Lifespan: Ōei 34 (1427) to 6/1 of Eishō 10 (1513)
Other Names: Jirōzaemon, Hōei-chōja (or Hōei-koji)
Hasegawa Masanobu was a wealthy landowner during the Sengoku period. He served as the lord of Kogawa Castle in the Shida District of Suruga Province.
From the second half of the fifteenth century to the first half of the sixteenth century, Masanobu expanded his territory in Kogawa located in the Shida District of Suruga. He was called the chief of Kogawa, or Hōei-chōja.
In 1427, Masanobu was born as the second son of Kanō Yoshihisa, the lord of the manor of Sakamoto and married into the Hasegawa family.
The Hasegawa clan is understood to have flourished by controlling distribution and trade at Kogawa Harbor located at the mouth of the Kuroishi River draining into Suruga Bay from the Shida Plains. Accounts of the Imagawa family identify Masanobu as a member of a wealthy family in western Suruga.
In the second month of 1476, Imagawa Yoshitada, the eighth head of the Imagawa clan and military governor of Suruga, attacked kunishū, or provincial landowners, in Tōtōmi Province including Yokochi Shirōbei at Yokochi Castle and Katsumata Suri-no-suke at Katsumata Castle. While returning to Suruga, at the Battle of Shiokaizaka, Yoshitada was attacked and killed by remnants of these clans. At this time, his lineal heir, Tatsuōmaru (later known as Imagawa Ujichika) was still only six years old so retainers including the Miura and Asahina clans backed Oshika Norimitsu (the son of Oshika Noriyori, a cousin of Yoshitada), triggering a succession struggle. The faction supporting Tatsuōmaru engaged in a flurry of battles against the faction backing Norimitsu. Meanwhile, the Yokochi and Katsumata clans who were responsible for the death in battle of Yoshitada colluded with the Shiba clan and served Shiba Yoshisuke (later known as Shiba Yoshihiro) the military governor of Tōtōmi formally appointed by the bakufu. By obstructing them, Yoshitada was viewed as a rebel toward the bakufu so rather than have his orphan, Tatsuōmaru, succeed to the headship of the clan, there was a possibility that he would be eliminated as a family member of a rebel. Consequently, Tatsuōmaru’s mother, Kitagawa-dono, took him and fled for the protection of Masanobu, at Kogawa Castle. Thereafter, Masanobu became a retainer of the Imagawa clan.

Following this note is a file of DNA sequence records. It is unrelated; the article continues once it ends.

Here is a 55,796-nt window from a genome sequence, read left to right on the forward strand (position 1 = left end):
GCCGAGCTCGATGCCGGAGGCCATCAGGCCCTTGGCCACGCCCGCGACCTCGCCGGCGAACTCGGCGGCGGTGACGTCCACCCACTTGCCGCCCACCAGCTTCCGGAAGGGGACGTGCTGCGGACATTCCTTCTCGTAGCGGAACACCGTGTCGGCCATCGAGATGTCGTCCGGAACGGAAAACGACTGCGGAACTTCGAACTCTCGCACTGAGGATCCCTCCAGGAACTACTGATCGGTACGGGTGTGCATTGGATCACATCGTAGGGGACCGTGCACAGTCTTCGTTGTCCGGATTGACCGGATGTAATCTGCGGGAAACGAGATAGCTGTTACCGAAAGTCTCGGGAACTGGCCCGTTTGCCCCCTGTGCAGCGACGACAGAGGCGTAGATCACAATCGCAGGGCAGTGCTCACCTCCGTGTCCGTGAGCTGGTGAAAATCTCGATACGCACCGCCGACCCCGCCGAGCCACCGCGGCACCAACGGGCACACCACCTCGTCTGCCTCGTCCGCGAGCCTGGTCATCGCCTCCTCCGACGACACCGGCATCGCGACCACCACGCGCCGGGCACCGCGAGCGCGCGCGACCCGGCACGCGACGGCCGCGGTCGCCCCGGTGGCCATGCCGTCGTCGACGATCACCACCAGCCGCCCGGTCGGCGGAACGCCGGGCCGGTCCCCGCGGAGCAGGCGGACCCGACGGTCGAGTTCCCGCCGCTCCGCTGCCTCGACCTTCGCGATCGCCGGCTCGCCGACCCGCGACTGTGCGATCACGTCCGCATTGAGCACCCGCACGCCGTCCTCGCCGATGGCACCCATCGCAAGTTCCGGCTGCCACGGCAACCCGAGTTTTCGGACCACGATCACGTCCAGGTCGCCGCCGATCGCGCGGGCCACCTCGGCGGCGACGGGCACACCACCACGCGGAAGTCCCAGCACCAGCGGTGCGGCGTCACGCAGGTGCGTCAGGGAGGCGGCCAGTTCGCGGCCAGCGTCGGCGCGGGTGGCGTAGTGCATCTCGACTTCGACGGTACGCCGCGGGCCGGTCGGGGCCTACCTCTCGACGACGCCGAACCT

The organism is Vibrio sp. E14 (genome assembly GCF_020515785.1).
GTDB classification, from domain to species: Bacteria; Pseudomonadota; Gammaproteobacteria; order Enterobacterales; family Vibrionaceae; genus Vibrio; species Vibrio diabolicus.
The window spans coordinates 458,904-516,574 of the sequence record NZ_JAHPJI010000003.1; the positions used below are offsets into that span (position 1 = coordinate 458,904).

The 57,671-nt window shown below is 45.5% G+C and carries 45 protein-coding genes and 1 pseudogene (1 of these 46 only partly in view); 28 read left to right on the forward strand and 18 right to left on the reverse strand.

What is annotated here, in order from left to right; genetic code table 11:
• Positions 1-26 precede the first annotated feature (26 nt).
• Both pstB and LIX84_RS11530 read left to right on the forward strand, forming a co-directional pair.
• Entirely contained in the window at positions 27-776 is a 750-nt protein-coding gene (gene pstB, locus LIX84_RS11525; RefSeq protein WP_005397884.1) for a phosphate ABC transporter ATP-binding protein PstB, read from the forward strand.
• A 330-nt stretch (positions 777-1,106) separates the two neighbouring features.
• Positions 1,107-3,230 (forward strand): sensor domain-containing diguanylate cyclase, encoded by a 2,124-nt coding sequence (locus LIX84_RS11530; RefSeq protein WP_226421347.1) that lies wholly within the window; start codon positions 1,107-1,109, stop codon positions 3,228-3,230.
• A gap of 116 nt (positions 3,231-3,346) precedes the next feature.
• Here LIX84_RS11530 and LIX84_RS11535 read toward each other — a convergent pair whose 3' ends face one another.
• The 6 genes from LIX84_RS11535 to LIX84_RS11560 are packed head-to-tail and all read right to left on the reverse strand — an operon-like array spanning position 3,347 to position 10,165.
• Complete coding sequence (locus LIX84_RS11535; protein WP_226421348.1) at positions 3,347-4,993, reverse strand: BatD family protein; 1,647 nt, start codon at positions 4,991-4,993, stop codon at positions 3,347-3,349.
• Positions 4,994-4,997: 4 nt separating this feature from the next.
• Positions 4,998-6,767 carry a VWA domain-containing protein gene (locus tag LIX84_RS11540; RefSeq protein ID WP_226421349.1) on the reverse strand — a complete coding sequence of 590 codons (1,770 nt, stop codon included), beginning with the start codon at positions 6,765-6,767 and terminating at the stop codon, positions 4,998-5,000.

Kitagawa-dono then turned to her younger brother, Ise Moritoki (Sōzui), who at the time was serving as a member of the mōshitsugishū for Ashikaga Yoshihisa, the ninth shōgun of the Muromachi bakufu. Upon orders of the bakufu, Moritoki mediated a solution whereby Norimitsu would serve in the role of a proxy as head of the clan at the Sunpu mansion until Tatsuōmaru became an adult. Following this decision, Kitagawa-dono and Tatsuōmaru moved to the residence of the Saitō clan at Mariko Castle in Suruga.
In 1471, Masanobu founded the Rinsō Temple in his hometown of Sakamoto. After his death in 1513, he was buried at this temple.
Beginning in 1979, the ruins of Kogawa Castle were excavated and surveyed. This resulted in the discovery of artifacts including ceramics imported from China that would have been owned by a wealthy family on the grounds of the former residence surrounded by moats and earthen mounds. These findings substantiated the assessment of the Hasegawa as a wealthy clan.